Barry Meier joined the staff of The New York Times in 1989. He has specialized in reporting on business, public policy and health and safety. His investigations have examined, among other subjects, the overzealous marketing of the painkiller OxyContin, the deaths of workers exposed to beryllium, and scientific data showing how the use of infant formula could help fight the spread of AIDS among newborns in Africa.
Mr. Meier has also reported on legal affairs as well as a variety of other topics at The Times.
Before joining The Times, he was a special projects reporter for New York Newsday. Before that, he worked for five years as a reporter for The Wall Street Journal. His articles both at The Times and elsewhere have led to Congressional hearings and changes in Federal laws. In 1990, WHYY, the public television station in Philadelphia, produced "Down by the Shore," an hourlong award-winning documentary based on his investigation into the dumping of wastes in the oceans. In September 2001, he appeared on the ABC newsmagazine "20/20" during a broadcast based on his exposé of a lawyer involved in Holocaust litigation who had deceived his clients.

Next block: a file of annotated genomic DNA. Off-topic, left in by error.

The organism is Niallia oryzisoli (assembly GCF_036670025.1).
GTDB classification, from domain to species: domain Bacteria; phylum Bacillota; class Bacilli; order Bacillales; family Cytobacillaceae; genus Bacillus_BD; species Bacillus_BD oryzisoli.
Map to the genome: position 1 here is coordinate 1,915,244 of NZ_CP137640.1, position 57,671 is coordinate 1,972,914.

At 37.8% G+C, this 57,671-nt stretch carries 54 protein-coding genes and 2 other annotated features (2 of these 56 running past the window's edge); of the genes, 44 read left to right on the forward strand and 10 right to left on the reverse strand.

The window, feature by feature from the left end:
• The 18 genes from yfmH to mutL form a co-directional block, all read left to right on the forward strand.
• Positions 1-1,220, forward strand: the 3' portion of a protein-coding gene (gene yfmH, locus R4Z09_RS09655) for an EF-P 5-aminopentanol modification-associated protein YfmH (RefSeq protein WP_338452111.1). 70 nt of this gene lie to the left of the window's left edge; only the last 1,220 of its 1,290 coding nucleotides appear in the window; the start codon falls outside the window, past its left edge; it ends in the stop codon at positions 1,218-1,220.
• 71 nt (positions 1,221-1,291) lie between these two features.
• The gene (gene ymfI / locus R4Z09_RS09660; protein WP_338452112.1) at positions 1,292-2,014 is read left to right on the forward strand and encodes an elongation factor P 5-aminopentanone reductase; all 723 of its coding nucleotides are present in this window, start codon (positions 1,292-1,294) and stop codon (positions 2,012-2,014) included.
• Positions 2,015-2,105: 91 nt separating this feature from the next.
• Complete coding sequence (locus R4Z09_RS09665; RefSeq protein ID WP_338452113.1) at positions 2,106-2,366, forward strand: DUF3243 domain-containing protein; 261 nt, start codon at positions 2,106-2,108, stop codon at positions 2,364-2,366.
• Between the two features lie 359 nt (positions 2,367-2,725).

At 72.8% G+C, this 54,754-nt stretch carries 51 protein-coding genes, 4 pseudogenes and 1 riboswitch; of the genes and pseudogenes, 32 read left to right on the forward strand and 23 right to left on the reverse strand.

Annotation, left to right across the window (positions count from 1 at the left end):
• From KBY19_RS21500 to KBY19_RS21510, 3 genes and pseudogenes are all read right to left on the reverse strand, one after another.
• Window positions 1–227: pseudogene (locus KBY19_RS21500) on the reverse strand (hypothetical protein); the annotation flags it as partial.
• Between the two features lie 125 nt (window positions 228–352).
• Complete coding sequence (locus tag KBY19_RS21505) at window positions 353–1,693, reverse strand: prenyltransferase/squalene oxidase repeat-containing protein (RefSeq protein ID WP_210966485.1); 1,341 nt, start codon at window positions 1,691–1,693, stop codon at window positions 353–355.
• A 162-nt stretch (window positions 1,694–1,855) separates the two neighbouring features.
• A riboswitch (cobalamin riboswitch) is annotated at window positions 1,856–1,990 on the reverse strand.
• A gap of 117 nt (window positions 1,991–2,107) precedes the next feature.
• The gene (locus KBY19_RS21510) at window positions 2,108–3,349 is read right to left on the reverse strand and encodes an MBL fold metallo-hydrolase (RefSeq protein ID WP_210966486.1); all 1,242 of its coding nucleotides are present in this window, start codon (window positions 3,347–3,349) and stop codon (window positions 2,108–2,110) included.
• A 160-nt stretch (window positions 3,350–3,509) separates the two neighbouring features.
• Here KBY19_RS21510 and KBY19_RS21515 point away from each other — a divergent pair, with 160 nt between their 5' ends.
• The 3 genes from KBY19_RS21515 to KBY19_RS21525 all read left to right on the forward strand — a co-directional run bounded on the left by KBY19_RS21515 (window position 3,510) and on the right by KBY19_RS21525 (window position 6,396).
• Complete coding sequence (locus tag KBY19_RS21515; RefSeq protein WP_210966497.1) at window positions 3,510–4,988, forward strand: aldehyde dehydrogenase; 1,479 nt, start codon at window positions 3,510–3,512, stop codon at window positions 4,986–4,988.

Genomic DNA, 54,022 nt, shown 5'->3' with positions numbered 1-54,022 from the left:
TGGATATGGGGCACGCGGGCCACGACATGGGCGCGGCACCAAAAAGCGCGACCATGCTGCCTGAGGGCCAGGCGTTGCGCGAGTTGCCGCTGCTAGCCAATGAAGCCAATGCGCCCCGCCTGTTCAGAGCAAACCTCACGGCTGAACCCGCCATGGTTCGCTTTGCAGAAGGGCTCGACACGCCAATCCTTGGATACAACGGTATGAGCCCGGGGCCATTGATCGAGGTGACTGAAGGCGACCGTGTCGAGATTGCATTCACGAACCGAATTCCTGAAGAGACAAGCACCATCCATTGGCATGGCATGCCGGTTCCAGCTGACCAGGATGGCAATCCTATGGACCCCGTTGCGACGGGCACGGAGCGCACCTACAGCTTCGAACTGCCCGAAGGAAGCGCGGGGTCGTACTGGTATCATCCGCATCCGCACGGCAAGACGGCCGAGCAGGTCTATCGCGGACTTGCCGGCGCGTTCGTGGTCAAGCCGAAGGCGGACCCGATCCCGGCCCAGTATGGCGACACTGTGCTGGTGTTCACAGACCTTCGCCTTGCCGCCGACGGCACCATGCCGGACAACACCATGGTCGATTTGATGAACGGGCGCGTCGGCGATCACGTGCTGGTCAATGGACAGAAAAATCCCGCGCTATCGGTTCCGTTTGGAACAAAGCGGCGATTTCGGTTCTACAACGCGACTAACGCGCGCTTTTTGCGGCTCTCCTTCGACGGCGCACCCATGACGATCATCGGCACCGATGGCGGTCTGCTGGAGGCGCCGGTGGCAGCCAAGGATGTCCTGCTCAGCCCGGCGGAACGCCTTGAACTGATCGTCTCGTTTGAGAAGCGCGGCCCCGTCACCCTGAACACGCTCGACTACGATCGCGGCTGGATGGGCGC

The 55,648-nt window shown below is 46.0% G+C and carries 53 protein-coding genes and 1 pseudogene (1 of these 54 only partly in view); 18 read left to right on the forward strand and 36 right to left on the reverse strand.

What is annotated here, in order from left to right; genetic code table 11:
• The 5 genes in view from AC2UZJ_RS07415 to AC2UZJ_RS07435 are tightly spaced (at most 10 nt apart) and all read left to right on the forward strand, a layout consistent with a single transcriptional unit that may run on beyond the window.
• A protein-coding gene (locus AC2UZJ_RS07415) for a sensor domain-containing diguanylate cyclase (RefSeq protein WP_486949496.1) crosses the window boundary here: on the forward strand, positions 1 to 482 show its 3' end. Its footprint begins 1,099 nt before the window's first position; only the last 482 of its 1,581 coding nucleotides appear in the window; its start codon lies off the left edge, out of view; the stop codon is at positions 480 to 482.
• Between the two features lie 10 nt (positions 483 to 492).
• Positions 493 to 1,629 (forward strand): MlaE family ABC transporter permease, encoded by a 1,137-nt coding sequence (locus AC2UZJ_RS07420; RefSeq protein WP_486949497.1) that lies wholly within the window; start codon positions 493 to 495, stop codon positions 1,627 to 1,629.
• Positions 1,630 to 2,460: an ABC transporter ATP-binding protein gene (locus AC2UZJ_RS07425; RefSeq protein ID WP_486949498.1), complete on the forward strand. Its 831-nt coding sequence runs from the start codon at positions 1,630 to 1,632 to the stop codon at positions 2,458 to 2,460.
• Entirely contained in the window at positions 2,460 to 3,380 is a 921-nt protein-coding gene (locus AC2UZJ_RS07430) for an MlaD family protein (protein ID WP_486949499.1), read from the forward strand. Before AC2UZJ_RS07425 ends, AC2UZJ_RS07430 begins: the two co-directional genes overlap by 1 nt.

His writing has appeared in a number of magazines, and he has been a contributor to several books. He has also been frequent guest on National Public Radio programs.
Born in New York on May 10, 1949, Mr. Meier attended Syracuse University. He lives in Manhattan with his wife, Ellen Joan Pollock, a reporter for The Wall Street Journal, and their daughter.